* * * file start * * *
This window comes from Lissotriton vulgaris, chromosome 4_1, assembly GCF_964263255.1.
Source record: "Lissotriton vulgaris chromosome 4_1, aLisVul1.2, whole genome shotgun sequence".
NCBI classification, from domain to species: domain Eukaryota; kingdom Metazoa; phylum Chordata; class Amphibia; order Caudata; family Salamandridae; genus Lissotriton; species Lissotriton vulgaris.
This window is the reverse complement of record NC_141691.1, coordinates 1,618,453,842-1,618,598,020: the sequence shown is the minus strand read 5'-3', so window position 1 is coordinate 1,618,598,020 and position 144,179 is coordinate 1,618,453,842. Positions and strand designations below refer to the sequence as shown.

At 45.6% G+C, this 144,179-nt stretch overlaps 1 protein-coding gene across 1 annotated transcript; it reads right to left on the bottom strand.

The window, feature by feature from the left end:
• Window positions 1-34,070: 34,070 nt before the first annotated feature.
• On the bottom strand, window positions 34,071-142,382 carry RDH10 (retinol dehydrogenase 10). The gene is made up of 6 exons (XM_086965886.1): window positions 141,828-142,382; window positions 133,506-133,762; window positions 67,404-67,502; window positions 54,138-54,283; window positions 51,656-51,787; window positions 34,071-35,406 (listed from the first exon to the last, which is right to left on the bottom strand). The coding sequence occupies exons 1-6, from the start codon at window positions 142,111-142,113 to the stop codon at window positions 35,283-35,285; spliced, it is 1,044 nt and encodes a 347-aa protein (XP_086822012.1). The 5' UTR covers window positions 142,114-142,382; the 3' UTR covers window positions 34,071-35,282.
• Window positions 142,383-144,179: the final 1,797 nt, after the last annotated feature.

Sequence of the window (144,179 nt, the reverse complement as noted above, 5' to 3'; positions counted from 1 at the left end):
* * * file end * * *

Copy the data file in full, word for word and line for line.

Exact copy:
This window comes from Lissotriton vulgaris, chromosome 4_1, assembly GCF_964263255.1.
Source record: "Lissotriton vulgaris chromosome 4_1, aLisVul1.2, whole genome shotgun sequence".
NCBI classification, from domain to species: domain Eukaryota; kingdom Metazoa; phylum Chordata; class Amphibia; order Caudata; family Salamandridae; genus Lissotriton; species Lissotriton vulgaris.
This window is the reverse complement of record NC_141691.1, coordinates 1,618,453,842-1,618,598,020: the sequence shown is the minus strand read 5'-3', so window position 1 is coordinate 1,618,598,020 and position 144,179 is coordinate 1,618,453,842. Positions and strand designations below refer to the sequence as shown.

At 45.6% G+C, this 144,179-nt stretch overlaps 1 protein-coding gene across 1 annotated transcript; it reads right to left on the bottom strand.

The window, feature by feature from the left end:
• Window positions 1-34,070: 34,070 nt before the first annotated feature.
• On the bottom strand, window positions 34,071-142,382 carry RDH10 (retinol dehydrogenase 10). The gene is made up of 6 exons (XM_086965886.1): window positions 141,828-142,382; window positions 133,506-133,762; window positions 67,404-67,502; window positions 54,138-54,283; window positions 51,656-51,787; window positions 34,071-35,406 (listed from the first exon to the last, which is right to left on the bottom strand). The coding sequence occupies exons 1-6, from the start codon at window positions 142,111-142,113 to the stop codon at window positions 35,283-35,285; spliced, it is 1,044 nt and encodes a 347-aa protein (XP_086822012.1). The 5' UTR covers window positions 142,114-142,382; the 3' UTR covers window positions 34,071-35,282.
• Window positions 142,383-144,179: the final 1,797 nt, after the last annotated feature.

Sequence of the window (144,179 nt, the reverse complement as noted above, 5' to 3'; positions counted from 1 at the left end):